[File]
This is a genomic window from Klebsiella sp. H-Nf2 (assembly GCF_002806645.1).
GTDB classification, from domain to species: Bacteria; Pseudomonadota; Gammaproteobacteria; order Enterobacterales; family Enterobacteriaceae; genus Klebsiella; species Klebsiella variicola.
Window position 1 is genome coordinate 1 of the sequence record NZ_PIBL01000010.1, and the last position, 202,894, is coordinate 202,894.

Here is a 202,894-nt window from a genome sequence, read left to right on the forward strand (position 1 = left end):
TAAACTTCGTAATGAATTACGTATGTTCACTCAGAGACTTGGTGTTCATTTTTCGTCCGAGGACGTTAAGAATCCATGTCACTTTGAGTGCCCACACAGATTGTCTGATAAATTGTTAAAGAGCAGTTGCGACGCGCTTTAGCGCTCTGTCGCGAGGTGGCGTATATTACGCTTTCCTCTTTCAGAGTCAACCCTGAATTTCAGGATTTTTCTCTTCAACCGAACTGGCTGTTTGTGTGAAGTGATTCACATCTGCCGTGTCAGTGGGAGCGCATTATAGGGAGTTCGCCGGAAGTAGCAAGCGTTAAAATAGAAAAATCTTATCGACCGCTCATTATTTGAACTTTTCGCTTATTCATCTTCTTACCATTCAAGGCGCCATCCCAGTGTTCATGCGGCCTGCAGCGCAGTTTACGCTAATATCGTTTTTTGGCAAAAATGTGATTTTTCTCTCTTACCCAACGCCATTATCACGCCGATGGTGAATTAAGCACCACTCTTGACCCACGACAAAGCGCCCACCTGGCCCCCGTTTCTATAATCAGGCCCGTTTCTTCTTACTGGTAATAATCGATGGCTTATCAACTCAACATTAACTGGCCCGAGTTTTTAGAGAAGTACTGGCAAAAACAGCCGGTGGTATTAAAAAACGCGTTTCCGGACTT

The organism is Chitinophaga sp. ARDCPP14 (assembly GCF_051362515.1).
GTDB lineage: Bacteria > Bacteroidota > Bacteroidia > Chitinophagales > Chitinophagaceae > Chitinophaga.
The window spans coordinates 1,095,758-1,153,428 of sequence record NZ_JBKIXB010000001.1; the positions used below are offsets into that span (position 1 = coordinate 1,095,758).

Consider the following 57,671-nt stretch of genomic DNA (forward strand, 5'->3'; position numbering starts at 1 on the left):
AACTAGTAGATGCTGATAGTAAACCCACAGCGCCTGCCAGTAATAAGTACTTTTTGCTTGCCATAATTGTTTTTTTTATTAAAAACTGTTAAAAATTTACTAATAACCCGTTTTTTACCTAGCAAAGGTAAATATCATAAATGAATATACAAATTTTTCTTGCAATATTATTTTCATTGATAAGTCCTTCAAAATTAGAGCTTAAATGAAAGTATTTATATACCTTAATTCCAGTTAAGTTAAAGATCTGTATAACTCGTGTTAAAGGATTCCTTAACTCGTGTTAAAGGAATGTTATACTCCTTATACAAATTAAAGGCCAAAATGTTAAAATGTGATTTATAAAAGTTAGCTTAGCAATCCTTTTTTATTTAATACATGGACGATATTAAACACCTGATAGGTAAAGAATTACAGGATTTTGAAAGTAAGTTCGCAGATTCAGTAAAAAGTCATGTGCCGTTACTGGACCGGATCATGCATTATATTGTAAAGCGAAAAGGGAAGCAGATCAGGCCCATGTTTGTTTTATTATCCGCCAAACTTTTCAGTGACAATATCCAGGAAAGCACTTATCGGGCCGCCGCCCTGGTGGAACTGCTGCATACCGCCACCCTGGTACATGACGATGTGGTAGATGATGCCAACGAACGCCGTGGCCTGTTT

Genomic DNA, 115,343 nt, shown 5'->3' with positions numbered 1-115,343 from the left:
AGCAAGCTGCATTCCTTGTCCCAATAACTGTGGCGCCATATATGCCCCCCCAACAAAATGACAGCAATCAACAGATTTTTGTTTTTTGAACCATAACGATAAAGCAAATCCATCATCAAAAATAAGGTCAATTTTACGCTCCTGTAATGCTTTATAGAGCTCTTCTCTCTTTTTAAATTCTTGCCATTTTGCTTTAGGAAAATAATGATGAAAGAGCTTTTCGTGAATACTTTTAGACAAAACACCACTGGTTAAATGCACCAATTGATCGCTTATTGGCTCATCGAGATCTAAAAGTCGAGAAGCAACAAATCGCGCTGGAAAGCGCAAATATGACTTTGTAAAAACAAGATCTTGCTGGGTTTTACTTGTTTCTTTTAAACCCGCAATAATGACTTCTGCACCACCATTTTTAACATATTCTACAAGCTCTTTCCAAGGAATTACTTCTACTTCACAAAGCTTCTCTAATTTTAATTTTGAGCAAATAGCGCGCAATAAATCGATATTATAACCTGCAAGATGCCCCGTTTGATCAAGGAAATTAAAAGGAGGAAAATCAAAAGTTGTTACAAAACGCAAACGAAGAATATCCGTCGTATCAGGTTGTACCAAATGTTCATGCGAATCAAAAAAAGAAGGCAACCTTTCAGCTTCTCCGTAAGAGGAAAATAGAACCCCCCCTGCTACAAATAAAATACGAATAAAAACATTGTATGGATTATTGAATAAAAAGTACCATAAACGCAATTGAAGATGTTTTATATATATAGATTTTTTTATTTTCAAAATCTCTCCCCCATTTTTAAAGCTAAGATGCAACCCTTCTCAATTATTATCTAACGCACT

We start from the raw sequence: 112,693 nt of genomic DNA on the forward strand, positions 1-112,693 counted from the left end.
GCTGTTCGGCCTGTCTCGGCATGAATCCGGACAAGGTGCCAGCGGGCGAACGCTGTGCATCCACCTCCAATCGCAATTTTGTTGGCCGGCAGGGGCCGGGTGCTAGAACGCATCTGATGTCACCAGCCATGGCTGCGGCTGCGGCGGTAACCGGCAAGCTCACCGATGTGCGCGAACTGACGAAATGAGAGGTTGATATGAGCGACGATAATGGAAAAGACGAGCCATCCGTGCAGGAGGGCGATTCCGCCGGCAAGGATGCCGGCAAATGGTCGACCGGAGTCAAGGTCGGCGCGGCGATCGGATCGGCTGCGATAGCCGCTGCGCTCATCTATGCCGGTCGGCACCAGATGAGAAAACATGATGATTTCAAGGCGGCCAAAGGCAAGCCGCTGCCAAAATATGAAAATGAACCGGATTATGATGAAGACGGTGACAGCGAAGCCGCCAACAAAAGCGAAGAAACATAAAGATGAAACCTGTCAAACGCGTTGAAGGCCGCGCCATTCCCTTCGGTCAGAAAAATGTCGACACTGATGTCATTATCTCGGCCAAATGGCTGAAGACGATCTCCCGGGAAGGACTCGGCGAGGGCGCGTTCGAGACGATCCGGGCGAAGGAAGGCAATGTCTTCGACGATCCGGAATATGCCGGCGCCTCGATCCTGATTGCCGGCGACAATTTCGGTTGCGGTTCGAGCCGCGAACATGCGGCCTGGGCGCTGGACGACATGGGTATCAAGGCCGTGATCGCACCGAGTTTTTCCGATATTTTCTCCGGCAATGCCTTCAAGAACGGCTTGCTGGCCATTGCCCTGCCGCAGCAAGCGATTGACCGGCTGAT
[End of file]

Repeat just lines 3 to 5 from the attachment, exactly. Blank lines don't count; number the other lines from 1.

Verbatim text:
Window position 1 is genome coordinate 1 of the sequence record NZ_PIBL01000010.1, and the last position, 202,894, is coordinate 202,894.

Here is a 202,894-nt window from a genome sequence, read left to right on the forward strand (position 1 = left end):
TAAACTTCGTAATGAATTACGTATGTTCACTCAGAGACTTGGTGTTCATTTTTCGTCCGAGGACGTTAAGAATCCATGTCACTTTGAGTGCCCACACAGATTGTCTGATAAATTGTTAAAGAGCAGTTGCGACGCGCTTTAGCGCTCTGTCGCGAGGTGGCGTATATTACGCTTTCCTCTTTCAGAGTCAACCCTGAATTTCAGGATTTTTCTCTTCAACCGAACTGGCTGTTTGTGTGAAGTGATTCACATCTGCCGTGTCAGTGGGAGCGCATTATAGGGAGTTCGCCGGAAGTAGCAAGCGTTAAAATAGAAAAATCTTATCGACCGCTCATTATTTGAACTTTTCGCTTATTCATCTTCTTACCATTCAAGGCGCCATCCCAGTGTTCATGCGGCCTGCAGCGCAGTTTACGCTAATATCGTTTTTTGGCAAAAATGTGATTTTTCTCTCTTACCCAACGCCATTATCACGCCGATGGTGAATTAAGCACCACTCTTGACCCACGACAAAGCGCCCACCTGGCCCCCGTTTCTATAATCAGGCCCGTTTCTTCTTACTGGTAATAATCGATGGCTTATCAACTCAACATTAACTGGCCCGAGTTTTTAGAGAAGTACTGGCAAAAACAGCCGGTGGTATTAAAAAACGCGTTTCCGGACTT